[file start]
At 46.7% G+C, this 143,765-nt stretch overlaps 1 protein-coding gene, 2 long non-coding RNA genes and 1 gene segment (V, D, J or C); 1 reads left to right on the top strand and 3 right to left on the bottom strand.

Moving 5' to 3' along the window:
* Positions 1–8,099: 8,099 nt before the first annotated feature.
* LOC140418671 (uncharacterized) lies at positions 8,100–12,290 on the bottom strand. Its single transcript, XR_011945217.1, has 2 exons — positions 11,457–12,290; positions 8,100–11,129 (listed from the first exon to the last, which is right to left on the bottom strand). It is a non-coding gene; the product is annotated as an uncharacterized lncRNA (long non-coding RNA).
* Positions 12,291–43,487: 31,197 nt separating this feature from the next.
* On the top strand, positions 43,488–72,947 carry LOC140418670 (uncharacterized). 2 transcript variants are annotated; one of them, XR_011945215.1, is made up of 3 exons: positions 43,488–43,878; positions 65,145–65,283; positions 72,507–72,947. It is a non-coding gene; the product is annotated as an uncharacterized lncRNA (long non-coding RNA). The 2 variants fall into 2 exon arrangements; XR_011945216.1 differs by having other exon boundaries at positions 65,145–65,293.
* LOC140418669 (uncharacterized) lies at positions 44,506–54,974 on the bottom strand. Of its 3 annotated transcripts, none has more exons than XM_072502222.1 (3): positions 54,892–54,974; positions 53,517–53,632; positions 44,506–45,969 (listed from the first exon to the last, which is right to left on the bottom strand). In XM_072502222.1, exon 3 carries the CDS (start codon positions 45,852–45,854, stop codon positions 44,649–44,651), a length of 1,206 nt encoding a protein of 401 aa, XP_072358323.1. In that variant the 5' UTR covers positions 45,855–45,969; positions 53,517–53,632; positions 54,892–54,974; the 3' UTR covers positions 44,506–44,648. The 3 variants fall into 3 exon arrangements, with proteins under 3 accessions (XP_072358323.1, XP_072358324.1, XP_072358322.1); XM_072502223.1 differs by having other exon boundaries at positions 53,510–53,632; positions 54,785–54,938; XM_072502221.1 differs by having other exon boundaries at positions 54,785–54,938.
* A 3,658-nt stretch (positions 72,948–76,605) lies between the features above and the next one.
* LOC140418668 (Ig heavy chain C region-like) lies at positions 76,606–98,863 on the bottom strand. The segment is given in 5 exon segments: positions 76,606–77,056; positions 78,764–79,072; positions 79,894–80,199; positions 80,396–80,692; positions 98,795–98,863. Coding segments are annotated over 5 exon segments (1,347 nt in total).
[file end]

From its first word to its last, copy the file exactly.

At 46.7% G+C, this 143,765-nt stretch overlaps 1 protein-coding gene, 2 long non-coding RNA genes and 1 gene segment (V, D, J or C); 1 reads left to right on the top strand and 3 right to left on the bottom strand.

Moving 5' to 3' along the window:
* Positions 1–8,099: 8,099 nt before the first annotated feature.
* LOC140418671 (uncharacterized) lies at positions 8,100–12,290 on the bottom strand. Its single transcript, XR_011945217.1, has 2 exons — positions 11,457–12,290; positions 8,100–11,129 (listed from the first exon to the last, which is right to left on the bottom strand). It is a non-coding gene; the product is annotated as an uncharacterized lncRNA (long non-coding RNA).
* Positions 12,291–43,487: 31,197 nt separating this feature from the next.
* On the top strand, positions 43,488–72,947 carry LOC140418670 (uncharacterized). 2 transcript variants are annotated; one of them, XR_011945215.1, is made up of 3 exons: positions 43,488–43,878; positions 65,145–65,283; positions 72,507–72,947. It is a non-coding gene; the product is annotated as an uncharacterized lncRNA (long non-coding RNA). The 2 variants fall into 2 exon arrangements; XR_011945216.1 differs by having other exon boundaries at positions 65,145–65,293.
* LOC140418669 (uncharacterized) lies at positions 44,506–54,974 on the bottom strand. Of its 3 annotated transcripts, none has more exons than XM_072502222.1 (3): positions 54,892–54,974; positions 53,517–53,632; positions 44,506–45,969 (listed from the first exon to the last, which is right to left on the bottom strand). In XM_072502222.1, exon 3 carries the CDS (start codon positions 45,852–45,854, stop codon positions 44,649–44,651), a length of 1,206 nt encoding a protein of 401 aa, XP_072358323.1. In that variant the 5' UTR covers positions 45,855–45,969; positions 53,517–53,632; positions 54,892–54,974; the 3' UTR covers positions 44,506–44,648. The 3 variants fall into 3 exon arrangements, with proteins under 3 accessions (XP_072358323.1, XP_072358324.1, XP_072358322.1); XM_072502223.1 differs by having other exon boundaries at positions 53,510–53,632; positions 54,785–54,938; XM_072502221.1 differs by having other exon boundaries at positions 54,785–54,938.
* A 3,658-nt stretch (positions 72,948–76,605) lies between the features above and the next one.
* LOC140418668 (Ig heavy chain C region-like) lies at positions 76,606–98,863 on the bottom strand. The segment is given in 5 exon segments: positions 76,606–77,056; positions 78,764–79,072; positions 79,894–80,199; positions 80,396–80,692; positions 98,795–98,863. Coding segments are annotated over 5 exon segments (1,347 nt in total).